Birthday Reviews: Kij Johnson’s “The Evolution of Trickster Stories Among the Dogs of North Park After the Change”
Cover by Charles Vess
Kij Johnson was born on January 20, 1955. Johnson won the Nebula in three consecutive years for her short stories “Spar,” “Ponies,” and the novella “The Man Who Bridged the Mist.” “The Man Who Bridged the Mist” also received the World Fantasy Award, Hugo Award, and Asimov’s Reader Poll. Johnson also won a World Fantasy Award for the novella The Dream-Quest of Vellitt Boe and the Theodore Sturgeon Award for “Fox Magic.” She served on the Sturgeon Award jury from 1997 through 2012 and on the World Fantasy jury in 2014.
“The Evolution of Trickster Stories Among the Dogs of North Park After the Change” was original published in the anthology Coyote Road: Trickster Tales, edited by Ellen Datlow and Terri Windling. It was picked up for Year’s Best Fantasy and Horror, edited by Datlow, Kelly Link, and Gavin J. Grant. The story was nominated for the Sturgeon, World Fantasy, and Nebula Award. Johnson included it in her collection At the Mouth of the River of Bees. The story has been translated into German.
While at its base, “The Evolution of Trickster Stories Among the Dogs of North Park After the Change” is a fable, Johnson successfully accomplishes three different tasks in the story. Set after an event called the Change, which allows animals to speak, Johnson examines how that influences the human-pet relationship as animals can now respond with speech to their owners.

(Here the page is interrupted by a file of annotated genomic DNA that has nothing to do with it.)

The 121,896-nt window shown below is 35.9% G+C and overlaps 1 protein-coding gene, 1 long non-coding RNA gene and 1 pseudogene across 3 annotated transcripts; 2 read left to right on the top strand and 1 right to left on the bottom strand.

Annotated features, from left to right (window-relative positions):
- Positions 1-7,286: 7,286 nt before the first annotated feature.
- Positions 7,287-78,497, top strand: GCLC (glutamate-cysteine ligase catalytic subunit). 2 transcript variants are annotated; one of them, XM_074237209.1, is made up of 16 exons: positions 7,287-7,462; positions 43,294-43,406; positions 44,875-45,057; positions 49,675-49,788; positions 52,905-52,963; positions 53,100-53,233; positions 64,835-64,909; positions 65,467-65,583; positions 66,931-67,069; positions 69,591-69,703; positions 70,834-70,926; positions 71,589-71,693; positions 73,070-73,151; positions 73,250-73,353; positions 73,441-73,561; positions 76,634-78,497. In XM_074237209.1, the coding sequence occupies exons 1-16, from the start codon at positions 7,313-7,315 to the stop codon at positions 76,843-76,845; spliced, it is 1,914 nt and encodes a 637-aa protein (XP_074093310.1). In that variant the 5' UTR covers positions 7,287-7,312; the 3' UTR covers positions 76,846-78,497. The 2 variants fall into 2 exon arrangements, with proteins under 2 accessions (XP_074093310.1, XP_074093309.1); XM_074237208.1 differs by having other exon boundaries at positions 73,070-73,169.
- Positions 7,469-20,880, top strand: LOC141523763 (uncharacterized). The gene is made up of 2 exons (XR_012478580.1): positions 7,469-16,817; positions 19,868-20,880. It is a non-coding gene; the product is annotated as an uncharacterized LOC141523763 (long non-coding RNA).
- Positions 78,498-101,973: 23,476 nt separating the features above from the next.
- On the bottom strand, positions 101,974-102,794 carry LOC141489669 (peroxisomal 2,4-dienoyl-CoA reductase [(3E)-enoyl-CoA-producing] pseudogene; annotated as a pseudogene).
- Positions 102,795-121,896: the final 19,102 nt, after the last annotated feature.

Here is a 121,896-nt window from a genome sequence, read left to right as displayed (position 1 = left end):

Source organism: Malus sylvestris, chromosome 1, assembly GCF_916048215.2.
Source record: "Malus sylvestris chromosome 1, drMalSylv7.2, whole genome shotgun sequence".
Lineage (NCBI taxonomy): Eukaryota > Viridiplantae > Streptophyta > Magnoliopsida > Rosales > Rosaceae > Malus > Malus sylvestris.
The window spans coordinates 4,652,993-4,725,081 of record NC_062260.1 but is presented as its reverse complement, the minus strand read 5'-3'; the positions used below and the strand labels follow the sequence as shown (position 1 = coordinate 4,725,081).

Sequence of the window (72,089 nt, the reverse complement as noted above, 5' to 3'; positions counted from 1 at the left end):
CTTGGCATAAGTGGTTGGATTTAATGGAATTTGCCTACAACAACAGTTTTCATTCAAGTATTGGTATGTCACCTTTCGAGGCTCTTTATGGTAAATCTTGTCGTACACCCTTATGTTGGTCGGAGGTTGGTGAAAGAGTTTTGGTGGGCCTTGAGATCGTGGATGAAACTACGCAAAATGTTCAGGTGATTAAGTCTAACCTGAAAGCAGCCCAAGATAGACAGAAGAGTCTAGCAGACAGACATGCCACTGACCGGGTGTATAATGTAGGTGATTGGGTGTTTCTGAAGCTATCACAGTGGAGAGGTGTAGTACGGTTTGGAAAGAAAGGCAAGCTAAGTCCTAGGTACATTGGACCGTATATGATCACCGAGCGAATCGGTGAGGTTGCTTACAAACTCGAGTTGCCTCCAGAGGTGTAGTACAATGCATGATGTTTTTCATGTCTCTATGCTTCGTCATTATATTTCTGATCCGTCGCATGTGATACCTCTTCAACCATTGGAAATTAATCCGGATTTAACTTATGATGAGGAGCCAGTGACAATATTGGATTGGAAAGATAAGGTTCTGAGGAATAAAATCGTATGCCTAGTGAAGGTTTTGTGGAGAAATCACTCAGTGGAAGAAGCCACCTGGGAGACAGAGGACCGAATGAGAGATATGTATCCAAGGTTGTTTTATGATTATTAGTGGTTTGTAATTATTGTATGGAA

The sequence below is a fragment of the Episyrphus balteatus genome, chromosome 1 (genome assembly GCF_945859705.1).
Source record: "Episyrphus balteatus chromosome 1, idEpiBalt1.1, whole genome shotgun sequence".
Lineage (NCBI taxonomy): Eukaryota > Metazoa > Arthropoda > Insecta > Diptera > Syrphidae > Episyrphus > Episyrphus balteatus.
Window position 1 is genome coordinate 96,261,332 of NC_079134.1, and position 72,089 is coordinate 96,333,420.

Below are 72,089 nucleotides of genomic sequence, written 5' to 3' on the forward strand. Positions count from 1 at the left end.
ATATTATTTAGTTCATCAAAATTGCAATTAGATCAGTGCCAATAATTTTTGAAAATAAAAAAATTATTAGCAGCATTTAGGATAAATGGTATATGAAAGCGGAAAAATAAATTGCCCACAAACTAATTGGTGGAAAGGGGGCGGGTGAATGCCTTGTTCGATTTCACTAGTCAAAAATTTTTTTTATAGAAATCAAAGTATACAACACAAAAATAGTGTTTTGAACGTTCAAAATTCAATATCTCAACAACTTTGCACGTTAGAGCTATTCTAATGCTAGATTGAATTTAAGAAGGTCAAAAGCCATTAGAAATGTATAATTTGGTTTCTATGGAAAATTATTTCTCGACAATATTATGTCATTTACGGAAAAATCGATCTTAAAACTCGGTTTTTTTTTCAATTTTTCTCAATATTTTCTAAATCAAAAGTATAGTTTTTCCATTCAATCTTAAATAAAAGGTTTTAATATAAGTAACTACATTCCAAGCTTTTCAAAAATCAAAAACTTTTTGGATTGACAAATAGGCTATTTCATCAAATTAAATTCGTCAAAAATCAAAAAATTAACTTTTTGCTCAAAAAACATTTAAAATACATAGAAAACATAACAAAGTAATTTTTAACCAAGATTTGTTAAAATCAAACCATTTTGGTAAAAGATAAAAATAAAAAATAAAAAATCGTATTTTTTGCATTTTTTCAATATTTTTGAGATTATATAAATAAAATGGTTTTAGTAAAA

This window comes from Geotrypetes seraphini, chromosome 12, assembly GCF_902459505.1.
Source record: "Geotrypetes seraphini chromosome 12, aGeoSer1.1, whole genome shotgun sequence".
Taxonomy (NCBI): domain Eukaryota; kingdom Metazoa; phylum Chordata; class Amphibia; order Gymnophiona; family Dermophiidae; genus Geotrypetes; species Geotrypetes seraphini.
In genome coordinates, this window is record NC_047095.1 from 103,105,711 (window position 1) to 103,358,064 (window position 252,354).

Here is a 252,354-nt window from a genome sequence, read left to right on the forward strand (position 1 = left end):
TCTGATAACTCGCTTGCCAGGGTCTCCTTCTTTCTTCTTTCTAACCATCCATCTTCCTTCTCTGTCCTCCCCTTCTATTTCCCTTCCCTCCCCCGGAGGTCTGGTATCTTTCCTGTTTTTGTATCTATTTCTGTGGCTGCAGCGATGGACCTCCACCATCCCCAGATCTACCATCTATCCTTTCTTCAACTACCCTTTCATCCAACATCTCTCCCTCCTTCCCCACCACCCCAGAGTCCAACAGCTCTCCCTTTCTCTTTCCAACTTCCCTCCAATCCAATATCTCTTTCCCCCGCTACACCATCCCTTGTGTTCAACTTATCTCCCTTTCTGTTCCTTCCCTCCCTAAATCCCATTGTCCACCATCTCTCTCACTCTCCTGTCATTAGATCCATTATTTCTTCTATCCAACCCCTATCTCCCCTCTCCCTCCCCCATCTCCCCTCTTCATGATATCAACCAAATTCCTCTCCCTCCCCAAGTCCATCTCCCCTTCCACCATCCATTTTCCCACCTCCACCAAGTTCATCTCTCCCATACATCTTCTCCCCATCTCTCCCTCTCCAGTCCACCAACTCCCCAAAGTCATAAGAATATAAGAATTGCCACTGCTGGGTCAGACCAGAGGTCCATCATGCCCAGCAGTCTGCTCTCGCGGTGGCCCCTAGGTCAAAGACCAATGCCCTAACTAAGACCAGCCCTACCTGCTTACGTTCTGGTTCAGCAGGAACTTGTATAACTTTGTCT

Even more important, having words allows the animals to alter the way they think and respond to each other. Unfortunately, humans are unable to deal with the change in their pets and through a young woman named Linna, who befriends the rejected titular animals, the impact on the dogs can be seen.
The second thing Johnson does is make parenthetical asides to the reader which discusses the changes in the human-animal relationship and causes the reader to question the treatment of animals, noting the potential cruelties committed even by those who truly love their pets.
Finally, Johnson includes several fables that the dogs tell among themselves as they try to make sense not only of the world which has given them speech and understanding, but of the world which they have left behind. These stories, which mirror the types of fables told by humans, naturally enough, provide stories which help codify an emerging canine society, even as humans view their former talking pets as feral animals who need to be dealt with. Johnson does an excellent job with all three of these concepts, never quite weaving them together, but allowing each element to stand on its own and make the entirety a stronger story.
Reviewed in its original appearance in the anthology Coyote Road: Trickster Tales, edited by Ellen Datlow & Terri Windling, Viking Books, 2007.
Steven H Silver is a fifteen-time Hugo Award nominee and was the publisher of the Hugo-nominated fanzine Argentus as well as the editor and publisher of ISFiC Press for 8 years. He has also edited books for DAW and NESFA Press. He began publishing short fiction in 2008 and his most recently published story is “Big White Men—Attack!” in Little Green Men—Attack! Steven has chaired the first Midwest Construction, Windycon three times, and the SFWA Nebula Conference 5 times as well as serving as the Event Coordinator for SFWA. He was programming chair for Chicon 2000 and Vice Chair of Chicon 7. He has been the news editor for SF Site since 2002.